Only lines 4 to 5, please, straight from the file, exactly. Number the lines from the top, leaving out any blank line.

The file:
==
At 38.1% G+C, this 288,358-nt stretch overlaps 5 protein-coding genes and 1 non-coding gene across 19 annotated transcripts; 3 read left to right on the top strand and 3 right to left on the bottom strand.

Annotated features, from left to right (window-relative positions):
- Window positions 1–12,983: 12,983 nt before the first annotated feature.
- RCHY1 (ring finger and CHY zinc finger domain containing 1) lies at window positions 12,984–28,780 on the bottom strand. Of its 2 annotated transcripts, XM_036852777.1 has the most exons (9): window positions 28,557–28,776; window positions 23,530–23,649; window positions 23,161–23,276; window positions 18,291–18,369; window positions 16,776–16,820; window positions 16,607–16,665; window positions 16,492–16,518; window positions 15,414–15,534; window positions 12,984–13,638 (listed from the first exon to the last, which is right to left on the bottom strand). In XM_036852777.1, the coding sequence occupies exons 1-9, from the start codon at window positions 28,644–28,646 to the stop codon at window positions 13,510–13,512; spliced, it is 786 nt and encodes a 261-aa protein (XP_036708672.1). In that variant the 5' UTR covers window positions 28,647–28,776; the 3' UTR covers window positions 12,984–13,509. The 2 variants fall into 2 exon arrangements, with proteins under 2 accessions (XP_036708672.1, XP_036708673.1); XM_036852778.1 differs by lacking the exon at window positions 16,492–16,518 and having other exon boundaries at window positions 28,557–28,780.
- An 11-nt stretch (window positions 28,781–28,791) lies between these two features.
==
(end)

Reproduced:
- RCHY1 (ring finger and CHY zinc finger domain containing 1) lies at window positions 12,984–28,780 on the bottom strand. Of its 2 annotated transcripts, XM_036852777.1 has the most exons (9): window positions 28,557–28,776; window positions 23,530–23,649; window positions 23,161–23,276; window positions 18,291–18,369; window positions 16,776–16,820; window positions 16,607–16,665; window positions 16,492–16,518; window positions 15,414–15,534; window positions 12,984–13,638 (listed from the first exon to the last, which is right to left on the bottom strand). In XM_036852777.1, the coding sequence occupies exons 1-9, from the start codon at window positions 28,644–28,646 to the stop codon at window positions 13,510–13,512; spliced, it is 786 nt and encodes a 261-aa protein (XP_036708672.1). In that variant the 5' UTR covers window positions 28,647–28,776; the 3' UTR covers window positions 12,984–13,509. The 2 variants fall into 2 exon arrangements, with proteins under 2 accessions (XP_036708672.1, XP_036708673.1); XM_036852778.1 differs by lacking the exon at window positions 16,492–16,518 and having other exon boundaries at window positions 28,557–28,780.
- An 11-nt stretch (window positions 28,781–28,791) lies between these two features.